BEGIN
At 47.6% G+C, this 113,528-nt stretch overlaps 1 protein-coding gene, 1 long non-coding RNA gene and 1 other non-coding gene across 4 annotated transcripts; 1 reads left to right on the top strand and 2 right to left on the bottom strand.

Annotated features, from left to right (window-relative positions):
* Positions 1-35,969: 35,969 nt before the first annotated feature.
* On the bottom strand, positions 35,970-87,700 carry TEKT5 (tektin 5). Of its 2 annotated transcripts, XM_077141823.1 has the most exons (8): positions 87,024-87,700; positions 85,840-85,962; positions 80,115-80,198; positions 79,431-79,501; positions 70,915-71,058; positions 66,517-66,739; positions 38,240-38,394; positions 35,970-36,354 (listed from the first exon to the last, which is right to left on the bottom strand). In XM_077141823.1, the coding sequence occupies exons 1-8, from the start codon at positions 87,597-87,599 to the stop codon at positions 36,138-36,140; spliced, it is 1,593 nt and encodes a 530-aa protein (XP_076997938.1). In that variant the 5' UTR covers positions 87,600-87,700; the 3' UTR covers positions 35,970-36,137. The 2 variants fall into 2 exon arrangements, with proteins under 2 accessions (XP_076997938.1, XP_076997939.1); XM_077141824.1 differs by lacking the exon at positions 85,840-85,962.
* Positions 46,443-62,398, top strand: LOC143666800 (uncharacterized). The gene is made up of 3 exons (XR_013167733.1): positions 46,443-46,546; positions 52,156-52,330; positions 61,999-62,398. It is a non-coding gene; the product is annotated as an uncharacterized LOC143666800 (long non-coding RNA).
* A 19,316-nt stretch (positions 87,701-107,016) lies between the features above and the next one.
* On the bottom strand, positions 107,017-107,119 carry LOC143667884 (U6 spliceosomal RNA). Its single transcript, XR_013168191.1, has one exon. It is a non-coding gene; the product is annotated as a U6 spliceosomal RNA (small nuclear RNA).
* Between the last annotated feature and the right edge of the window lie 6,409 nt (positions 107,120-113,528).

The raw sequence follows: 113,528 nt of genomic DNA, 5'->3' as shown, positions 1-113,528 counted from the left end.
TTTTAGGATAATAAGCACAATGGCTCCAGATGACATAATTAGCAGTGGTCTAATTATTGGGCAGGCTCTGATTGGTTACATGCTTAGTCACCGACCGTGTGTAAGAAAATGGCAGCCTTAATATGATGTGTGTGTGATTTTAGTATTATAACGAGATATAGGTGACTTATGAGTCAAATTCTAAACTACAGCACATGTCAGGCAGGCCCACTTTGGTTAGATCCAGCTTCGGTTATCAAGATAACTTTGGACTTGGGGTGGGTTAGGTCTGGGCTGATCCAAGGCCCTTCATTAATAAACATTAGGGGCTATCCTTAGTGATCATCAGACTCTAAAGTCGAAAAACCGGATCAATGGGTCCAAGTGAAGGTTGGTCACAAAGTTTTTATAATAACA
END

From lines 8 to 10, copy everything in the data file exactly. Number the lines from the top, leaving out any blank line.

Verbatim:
* Between the last annotated feature and the right edge of the window lie 6,409 nt (positions 107,120-113,528).

The raw sequence follows: 113,528 nt of genomic DNA, 5'->3' as shown, positions 1-113,528 counted from the left end.
TTTTAGGATAATAAGCACAATGGCTCCAGATGACATAATTAGCAGTGGTCTAATTATTGGGCAGGCTCTGATTGGTTACATGCTTAGTCACCGACCGTGTGTAAGAAAATGGCAGCCTTAATATGATGTGTGTGTGATTTTAGTATTATAACGAGATATAGGTGACTTATGAGTCAAATTCTAAACTACAGCACATGTCAGGCAGGCCCACTTTGGTTAGATCCAGCTTCGGTTATCAAGATAACTTTGGACTTGGGGTGGGTTAGGTCTGGGCTGATCCAAGGCCCTTCATTAATAAACATTAGGGGCTATCCTTAGTGATCATCAGACTCTAAAGTCGAAAAACCGGATCAATGGGTCCAAGTGAAGGTTGGTCACAAAGTTTTTATAATAACA